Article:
Figure thumbnail gr2
      Figure 2A balloon occlusion catheter passed through the existing percutaneous drain tract with the balloon insufflated (arrow) and contrast injected to opacify and distend the left intrahepatic duct.
      Figure thumbnail gr3
      Figure 3Final fluoroscopic imaging showing the fully covered metal stent traversing the hepaticogastrostomy (arrow) and plastic double pigtail stent draining the right side of the biliary tree (arrowhead).
      Routine stent exchange was performed at 8 weeks, at which time all stents were removed and exchanged for plastic stents, including 3 traversing the HJ (Fig. 4, arrow) and 1 in the right posterior hepatic duct (Fig. 4, arrowhead). The metal stent was replaced with plastic stents as destination therapy to minimize any risk of erosion, migration, and bleeding. It is our experience that the plastic stents help with tissue apposition and formation of the hepaticogastrostomy while minimizing mucosal injury when the gastric lumen collapses. These stents would likely need to be exchanged every 6 to 12 months indefinitely to prevent cholangitis, which is a limitation to this approach, but was discussed with the patient and felt to be much more advantageous than repeated hospitalizations. It also allowed for physiologic bile flow and improved nutrient absorption. Multiple stents were used given the size of the ducts and to maintain patency for extended periods of time. In theory, multiple stents also provide for continued drainage if one stent were to become occluded. The patient did well postprocedurally with no additional hospitalizations for cholangitis and improvement in nutrition parameters. She continues to follow up with local providers for routine stent exchanges.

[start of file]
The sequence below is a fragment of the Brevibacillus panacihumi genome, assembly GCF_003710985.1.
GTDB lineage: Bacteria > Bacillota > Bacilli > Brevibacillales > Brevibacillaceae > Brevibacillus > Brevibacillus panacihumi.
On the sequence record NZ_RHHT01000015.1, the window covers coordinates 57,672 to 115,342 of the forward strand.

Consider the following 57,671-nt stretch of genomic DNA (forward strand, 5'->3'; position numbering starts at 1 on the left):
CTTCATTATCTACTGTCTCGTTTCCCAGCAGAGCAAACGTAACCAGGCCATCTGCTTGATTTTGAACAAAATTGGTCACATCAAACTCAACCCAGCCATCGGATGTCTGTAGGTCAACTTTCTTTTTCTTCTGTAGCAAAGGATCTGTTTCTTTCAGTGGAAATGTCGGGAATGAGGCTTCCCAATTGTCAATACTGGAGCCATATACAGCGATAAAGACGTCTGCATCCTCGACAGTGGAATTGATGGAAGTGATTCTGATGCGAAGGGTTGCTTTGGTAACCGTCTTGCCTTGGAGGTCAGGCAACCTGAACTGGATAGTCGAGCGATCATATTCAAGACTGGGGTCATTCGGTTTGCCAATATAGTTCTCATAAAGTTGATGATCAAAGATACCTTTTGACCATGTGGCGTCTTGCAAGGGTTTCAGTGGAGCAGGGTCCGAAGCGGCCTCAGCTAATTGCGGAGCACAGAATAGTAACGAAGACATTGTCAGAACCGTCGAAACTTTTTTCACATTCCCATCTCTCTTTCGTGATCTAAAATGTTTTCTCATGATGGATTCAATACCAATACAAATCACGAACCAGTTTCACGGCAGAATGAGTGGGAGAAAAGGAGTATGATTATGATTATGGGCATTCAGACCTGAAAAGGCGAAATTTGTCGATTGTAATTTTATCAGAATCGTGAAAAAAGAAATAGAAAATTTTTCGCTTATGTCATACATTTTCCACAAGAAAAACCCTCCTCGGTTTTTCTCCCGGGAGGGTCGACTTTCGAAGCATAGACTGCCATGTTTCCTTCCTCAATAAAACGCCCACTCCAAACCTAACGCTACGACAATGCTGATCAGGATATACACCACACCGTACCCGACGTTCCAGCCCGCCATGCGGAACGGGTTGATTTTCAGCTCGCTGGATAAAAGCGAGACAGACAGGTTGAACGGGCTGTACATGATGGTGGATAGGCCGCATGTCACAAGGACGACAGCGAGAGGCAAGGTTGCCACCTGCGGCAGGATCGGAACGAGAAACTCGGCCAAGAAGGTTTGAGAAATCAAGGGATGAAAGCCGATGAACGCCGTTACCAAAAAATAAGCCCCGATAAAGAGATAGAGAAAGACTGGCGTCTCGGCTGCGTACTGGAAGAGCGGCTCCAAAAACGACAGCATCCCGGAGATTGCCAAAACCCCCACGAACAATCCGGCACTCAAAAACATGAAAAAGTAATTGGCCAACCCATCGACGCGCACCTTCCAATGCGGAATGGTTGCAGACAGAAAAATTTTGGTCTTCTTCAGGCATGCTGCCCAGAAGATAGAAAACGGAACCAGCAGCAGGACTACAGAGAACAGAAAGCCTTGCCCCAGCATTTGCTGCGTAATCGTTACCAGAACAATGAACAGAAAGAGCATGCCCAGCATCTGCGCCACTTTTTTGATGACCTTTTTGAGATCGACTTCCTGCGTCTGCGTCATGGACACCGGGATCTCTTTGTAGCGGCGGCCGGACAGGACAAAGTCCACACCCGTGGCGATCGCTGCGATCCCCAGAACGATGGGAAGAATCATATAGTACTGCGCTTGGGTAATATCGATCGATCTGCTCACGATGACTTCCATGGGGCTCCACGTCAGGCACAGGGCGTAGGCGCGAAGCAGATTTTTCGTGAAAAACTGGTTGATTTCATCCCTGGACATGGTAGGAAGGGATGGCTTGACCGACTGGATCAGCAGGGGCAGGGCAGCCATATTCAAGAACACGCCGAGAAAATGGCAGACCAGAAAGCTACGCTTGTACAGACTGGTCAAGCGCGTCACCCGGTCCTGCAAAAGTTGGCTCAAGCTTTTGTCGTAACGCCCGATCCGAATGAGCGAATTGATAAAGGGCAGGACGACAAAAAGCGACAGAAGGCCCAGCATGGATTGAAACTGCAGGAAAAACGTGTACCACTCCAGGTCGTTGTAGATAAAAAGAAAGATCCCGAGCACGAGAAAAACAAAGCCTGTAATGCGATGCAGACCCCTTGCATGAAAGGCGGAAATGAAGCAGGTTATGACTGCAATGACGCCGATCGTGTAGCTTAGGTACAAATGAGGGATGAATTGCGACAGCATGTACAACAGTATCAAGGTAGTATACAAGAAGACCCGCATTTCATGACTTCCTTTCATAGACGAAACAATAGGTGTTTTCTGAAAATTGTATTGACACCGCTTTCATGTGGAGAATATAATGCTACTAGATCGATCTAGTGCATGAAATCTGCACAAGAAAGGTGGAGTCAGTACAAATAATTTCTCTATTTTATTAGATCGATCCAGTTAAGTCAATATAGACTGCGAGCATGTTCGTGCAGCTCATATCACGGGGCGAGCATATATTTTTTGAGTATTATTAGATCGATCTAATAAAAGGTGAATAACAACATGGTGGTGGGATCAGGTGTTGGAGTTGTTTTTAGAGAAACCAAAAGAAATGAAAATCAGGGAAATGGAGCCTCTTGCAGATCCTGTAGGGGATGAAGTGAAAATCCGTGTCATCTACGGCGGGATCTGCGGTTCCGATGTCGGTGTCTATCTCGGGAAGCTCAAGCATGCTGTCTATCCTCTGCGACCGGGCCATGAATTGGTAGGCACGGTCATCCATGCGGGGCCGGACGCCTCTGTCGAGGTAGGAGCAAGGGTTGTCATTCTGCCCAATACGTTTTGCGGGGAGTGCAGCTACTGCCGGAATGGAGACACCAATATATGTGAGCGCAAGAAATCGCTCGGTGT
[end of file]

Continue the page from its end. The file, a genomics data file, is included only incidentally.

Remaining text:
Figure thumbnail gr4
      Figure 4Routine stent exchange performed at 8 weeks with removal of initial stents and placement of 4 pigtails, 3 traversing the hepaticojejunostomy (arrow) and one in the right posterior hepatic duct (arrowhead).

      Discussion

      EUS–guided biliary drainage is safe and effective when performed by experienced endosonographers.
      • Dhir V.
      • Itoi T.
      • Khashab M.A.
      • et al.
      Multicenter comparative evaluation of endoscopic placement of expandable metal stents for malignant distal common bile duct obstruction by ERCP or EUS-guided approach.
      ,
      • Vila J.J.
      • Pérez-Miranda M.
      • Vazquez-Sequeiros E.
      • et al.
      Initial experience with EUS-guided cholangiopancreatography for biliary and pancreatic duct drainage: a Spanish national survey.
      Visualization of the intrahepatic ducts is critical, and the procedure can be technically demanding in patients without dilated ducts. Here we report a creative approach to the procedure, which unencumbered the patient from external hardware and improved her nutrition through internalizing biliary drainage. The case also highlights the importance of careful patient selection and using a multidisciplinary, collaborative approach to maximize the likelihood of a successful outcome.

      Disclosure

      Dr Law is a consultant for ConMed and Boston Scientific and receives royalties from UpToDate. All other authors disclosed no financial relationships.

      Supplementary data

      References